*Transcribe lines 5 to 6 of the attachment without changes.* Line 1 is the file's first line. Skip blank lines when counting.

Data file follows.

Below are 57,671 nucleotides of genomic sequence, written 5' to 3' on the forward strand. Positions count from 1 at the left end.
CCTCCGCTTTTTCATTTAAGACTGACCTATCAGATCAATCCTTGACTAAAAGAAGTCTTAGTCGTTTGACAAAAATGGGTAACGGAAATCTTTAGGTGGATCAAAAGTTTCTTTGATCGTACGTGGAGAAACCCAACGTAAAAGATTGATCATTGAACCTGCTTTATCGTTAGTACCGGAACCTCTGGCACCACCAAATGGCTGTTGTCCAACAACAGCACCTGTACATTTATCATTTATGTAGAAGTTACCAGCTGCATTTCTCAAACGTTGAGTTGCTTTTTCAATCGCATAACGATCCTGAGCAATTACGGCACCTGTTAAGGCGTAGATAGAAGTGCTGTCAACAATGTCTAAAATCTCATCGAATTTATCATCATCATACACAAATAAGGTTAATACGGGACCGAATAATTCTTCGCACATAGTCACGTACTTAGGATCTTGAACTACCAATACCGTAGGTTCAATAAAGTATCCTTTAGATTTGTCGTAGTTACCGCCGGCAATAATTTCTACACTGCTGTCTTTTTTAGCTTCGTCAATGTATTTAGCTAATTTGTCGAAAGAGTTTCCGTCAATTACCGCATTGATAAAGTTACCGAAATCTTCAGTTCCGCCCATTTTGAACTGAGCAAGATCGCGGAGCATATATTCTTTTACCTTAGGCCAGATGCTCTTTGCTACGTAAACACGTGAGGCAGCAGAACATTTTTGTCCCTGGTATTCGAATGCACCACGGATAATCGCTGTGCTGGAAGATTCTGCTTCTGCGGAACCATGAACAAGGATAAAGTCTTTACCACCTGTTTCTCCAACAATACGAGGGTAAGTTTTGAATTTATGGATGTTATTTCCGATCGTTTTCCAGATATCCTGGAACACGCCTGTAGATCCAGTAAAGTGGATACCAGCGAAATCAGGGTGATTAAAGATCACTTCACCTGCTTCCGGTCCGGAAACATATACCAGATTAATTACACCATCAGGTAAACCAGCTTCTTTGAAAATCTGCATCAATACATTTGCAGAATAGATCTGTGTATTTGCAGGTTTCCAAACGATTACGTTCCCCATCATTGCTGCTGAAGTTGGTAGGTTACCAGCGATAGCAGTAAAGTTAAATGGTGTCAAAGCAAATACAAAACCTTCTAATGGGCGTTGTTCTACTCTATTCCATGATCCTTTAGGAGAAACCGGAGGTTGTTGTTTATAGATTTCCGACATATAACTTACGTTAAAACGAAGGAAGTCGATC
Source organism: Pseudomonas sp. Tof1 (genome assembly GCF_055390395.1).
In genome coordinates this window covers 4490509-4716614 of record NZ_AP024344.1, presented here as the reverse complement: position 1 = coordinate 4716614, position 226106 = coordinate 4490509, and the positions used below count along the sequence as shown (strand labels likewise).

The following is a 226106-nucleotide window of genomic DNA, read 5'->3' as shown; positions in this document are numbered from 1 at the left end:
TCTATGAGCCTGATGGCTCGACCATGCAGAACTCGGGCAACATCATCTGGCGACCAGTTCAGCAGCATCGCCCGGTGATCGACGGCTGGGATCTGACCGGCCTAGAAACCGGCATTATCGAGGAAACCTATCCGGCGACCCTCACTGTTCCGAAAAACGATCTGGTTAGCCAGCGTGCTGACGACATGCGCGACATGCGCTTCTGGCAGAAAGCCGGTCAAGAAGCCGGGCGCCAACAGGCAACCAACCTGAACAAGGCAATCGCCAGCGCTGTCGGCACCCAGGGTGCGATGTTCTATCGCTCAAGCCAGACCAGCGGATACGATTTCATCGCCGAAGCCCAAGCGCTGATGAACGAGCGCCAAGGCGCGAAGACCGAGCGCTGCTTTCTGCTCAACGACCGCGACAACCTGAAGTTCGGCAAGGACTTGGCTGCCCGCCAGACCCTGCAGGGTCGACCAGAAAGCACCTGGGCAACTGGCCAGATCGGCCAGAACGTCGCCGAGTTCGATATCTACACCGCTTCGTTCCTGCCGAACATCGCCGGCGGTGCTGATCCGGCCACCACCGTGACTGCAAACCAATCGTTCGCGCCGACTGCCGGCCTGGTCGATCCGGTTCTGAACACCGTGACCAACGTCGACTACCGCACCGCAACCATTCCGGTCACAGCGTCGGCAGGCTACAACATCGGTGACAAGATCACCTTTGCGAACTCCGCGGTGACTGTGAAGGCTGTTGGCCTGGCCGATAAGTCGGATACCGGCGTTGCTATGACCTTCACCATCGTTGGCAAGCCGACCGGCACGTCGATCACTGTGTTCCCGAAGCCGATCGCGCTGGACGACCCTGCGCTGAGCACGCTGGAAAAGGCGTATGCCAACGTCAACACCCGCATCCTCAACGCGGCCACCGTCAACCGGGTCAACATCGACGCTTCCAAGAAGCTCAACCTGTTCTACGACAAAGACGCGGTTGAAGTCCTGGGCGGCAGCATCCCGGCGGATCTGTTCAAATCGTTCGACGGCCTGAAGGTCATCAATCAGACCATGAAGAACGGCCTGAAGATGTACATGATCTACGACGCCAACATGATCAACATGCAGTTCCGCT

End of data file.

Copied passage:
The following is a 226106-nucleotide window of genomic DNA, read 5'->3' as shown; positions in this document are numbered from 1 at the left end:
TCTATGAGCCTGATGGCTCGACCATGCAGAACTCGGGCAACATCATCTGGCGACCAGTTCAGCAGCATCGCCCGGTGATCGACGGCTGGGATCTGACCGGCCTAGAAACCGGCATTATCGAGGAAACCTATCCGGCGACCCTCACTGTTCCGAAAAACGATCTGGTTAGCCAGCGTGCTGACGACATGCGCGACATGCGCTTCTGGCAGAAAGCCGGTCAAGAAGCCGGGCGCCAACAGGCAACCAACCTGAACAAGGCAATCGCCAGCGCTGTCGGCACCCAGGGTGCGATGTTCTATCGCTCAAGCCAGACCAGCGGATACGATTTCATCGCCGAAGCCCAAGCGCTGATGAACGAGCGCCAAGGCGCGAAGACCGAGCGCTGCTTTCTGCTCAACGACCGCGACAACCTGAAGTTCGGCAAGGACTTGGCTGCCCGCCAGACCCTGCAGGGTCGACCAGAAAGCACCTGGGCAACTGGCCAGATCGGCCAGAACGTCGCCGAGTTCGATATCTACACCGCTTCGTTCCTGCCGAACATCGCCGGCGGTGCTGATCCGGCCACCACCGTGACTGCAAACCAATCGTTCGCGCCGACTGCCGGCCTGGTCGATCCGGTTCTGAACACCGTGACCAACGTCGACTACCGCACCGCAACCATTCCGGTCACAGCGTCGGCAGGCTACAACATCGGTGACAAGATCACCTTTGCGAACTCCGCGGTGACTGTGAAGGCTGTTGGCCTGGCCGATAAGTCGGATACCGGCGTTGCTATGACCTTCACCATCGTTGGCAAGCCGACCGGCACGTCGATCACTGTGTTCCCGAAGCCGATCGCGCTGGACGACCCTGCGCTGAGCACGCTGGAAAAGGCGTATGCCAACGTCAACACCCGCATCCTCAACGCGGCCACCGTCAACCGGGTCAACATCGACGCTTCCAAGAAGCTCAACCTGTTCTACGACAAAGACGCGGTTGAAGTCCTGGGCGGCAGCATCCCGGCGGATCTGTTCAAATCGTTCGACGGCCTGAAGGTCATCAATCAGACCATGAAGAACGGCCTGAAGATGTACATGATCTACGACGCCAACATGATCAACATGCAGTTCCGCT